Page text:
Details

Structural Survey, vol. 31 no. 4
Type: Research Article
ISSN: 0263-080X

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Article
Publication date: 1 September 1994

Yin Cheong Cheng

Borrowing the ideas from the theories of adult organizations,investigates how teacher leadership style is related to use of power,social climate, student‐affective…

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5305

Abstract

Borrowing the ideas from the theories of adult organizations, investigates how teacher leadership style is related to use of power, social climate, student‐affective performance in a sample of 678 classrooms in 190 Hong Kong primary schools. Finds that class teacher′s leadership and use of power are interrelated in process of leading a class of students. Leadership style was found to be strongly related to social climate and student‐affective performance. The leadership style of “high initiating structure and high consideration” should be preferable and effective in terms of nearly all of the climate and affective measures. The findings support the importance of balanced leadership style not only in adults organizations, but also in classrooms. The profiles of the four leadership styles provide a useful pattern for developing teacher leadership as well as classroom environment for better students′ outcomes. The findings support the possibility of generalization of the concepts of organization and management that were developed from adults organizations to a context of classrooms in primary schools.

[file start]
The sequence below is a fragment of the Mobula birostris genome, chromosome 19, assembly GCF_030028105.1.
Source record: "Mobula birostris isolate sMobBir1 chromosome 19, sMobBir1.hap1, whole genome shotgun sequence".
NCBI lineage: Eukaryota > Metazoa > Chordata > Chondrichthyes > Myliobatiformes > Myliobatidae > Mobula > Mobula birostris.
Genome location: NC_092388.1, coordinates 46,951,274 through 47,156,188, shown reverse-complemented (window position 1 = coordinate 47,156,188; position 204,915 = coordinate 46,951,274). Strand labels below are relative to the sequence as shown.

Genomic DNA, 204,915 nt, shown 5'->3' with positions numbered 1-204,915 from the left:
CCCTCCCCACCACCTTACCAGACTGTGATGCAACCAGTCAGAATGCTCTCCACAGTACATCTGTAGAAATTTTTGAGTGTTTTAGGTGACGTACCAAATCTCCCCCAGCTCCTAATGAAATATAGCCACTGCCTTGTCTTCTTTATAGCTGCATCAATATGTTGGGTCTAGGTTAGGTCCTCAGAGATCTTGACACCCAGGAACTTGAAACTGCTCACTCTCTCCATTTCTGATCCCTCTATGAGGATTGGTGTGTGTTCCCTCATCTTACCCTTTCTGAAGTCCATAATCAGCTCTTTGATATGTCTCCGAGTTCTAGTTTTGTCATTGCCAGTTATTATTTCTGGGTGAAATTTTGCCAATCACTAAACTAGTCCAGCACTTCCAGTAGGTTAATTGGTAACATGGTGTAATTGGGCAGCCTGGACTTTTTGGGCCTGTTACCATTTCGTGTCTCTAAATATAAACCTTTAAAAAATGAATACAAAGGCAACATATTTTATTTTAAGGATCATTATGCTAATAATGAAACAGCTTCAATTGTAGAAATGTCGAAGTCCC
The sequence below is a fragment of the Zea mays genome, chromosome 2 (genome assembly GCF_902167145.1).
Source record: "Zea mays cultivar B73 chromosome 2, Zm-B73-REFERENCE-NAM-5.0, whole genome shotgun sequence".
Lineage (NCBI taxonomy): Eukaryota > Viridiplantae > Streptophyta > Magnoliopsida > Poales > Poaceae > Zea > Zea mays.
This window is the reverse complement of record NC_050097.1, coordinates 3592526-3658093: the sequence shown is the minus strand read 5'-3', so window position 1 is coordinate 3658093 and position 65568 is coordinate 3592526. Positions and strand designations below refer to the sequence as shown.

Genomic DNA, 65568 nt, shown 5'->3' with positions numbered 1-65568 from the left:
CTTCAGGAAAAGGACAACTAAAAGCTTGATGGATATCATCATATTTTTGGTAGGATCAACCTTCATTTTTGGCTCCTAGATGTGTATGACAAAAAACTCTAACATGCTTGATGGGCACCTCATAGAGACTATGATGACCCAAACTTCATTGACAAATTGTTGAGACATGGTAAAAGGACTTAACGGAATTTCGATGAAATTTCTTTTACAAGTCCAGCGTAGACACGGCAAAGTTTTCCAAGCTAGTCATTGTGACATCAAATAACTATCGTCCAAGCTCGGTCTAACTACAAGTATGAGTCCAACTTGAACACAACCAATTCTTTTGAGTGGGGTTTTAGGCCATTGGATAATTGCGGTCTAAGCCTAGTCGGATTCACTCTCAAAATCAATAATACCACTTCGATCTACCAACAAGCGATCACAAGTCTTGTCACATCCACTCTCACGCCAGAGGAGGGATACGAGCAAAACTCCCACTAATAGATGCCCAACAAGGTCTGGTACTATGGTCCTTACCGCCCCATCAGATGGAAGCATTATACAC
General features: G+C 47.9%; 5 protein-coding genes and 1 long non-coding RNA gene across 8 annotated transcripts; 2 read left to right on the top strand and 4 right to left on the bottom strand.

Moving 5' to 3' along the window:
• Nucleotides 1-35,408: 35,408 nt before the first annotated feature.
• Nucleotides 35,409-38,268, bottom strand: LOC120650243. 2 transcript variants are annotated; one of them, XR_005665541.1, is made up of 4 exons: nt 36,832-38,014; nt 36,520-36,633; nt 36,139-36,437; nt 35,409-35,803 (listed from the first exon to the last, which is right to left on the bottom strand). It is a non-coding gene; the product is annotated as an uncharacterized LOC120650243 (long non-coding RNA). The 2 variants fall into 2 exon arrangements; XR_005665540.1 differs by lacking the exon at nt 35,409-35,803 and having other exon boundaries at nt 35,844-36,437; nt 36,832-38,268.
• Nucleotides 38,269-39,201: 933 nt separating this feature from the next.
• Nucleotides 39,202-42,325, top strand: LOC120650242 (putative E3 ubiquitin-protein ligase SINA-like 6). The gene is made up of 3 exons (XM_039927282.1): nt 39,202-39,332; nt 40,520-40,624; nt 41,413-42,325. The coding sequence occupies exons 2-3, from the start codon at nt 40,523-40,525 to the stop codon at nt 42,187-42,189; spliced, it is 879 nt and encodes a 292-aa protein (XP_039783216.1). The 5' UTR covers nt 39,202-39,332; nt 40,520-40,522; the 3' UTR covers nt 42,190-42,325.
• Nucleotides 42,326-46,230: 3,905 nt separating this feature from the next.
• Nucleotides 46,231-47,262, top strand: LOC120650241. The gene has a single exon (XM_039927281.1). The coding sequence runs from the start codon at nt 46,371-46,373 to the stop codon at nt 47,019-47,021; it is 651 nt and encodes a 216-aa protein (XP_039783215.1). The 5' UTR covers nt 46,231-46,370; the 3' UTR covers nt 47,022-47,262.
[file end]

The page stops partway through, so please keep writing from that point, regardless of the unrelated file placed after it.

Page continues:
Details

Journal of Educational Administration, vol. 32 no. 3
Type: Research Article
ISSN: 0957-8234

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Article
Publication date: 1 May 1983